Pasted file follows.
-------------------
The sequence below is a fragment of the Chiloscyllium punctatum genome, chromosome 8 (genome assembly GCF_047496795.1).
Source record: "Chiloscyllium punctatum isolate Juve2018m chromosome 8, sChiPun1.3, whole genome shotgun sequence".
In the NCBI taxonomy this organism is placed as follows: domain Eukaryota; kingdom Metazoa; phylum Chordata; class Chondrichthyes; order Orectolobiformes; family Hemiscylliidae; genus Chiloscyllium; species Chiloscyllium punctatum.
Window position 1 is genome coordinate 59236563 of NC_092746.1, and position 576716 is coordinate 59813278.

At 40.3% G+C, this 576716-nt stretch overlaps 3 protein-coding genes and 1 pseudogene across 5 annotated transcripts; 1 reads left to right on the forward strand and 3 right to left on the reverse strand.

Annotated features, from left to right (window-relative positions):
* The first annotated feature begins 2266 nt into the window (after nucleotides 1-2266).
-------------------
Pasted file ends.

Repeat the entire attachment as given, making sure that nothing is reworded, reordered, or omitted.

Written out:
The sequence below is a fragment of the Chiloscyllium punctatum genome, chromosome 8 (genome assembly GCF_047496795.1).
Source record: "Chiloscyllium punctatum isolate Juve2018m chromosome 8, sChiPun1.3, whole genome shotgun sequence".
In the NCBI taxonomy this organism is placed as follows: domain Eukaryota; kingdom Metazoa; phylum Chordata; class Chondrichthyes; order Orectolobiformes; family Hemiscylliidae; genus Chiloscyllium; species Chiloscyllium punctatum.
Window position 1 is genome coordinate 59236563 of NC_092746.1, and position 576716 is coordinate 59813278.

At 40.3% G+C, this 576716-nt stretch overlaps 3 protein-coding genes and 1 pseudogene across 5 annotated transcripts; 1 reads left to right on the forward strand and 3 right to left on the reverse strand.

Annotated features, from left to right (window-relative positions):
* The first annotated feature begins 2266 nt into the window (after nucleotides 1-2266).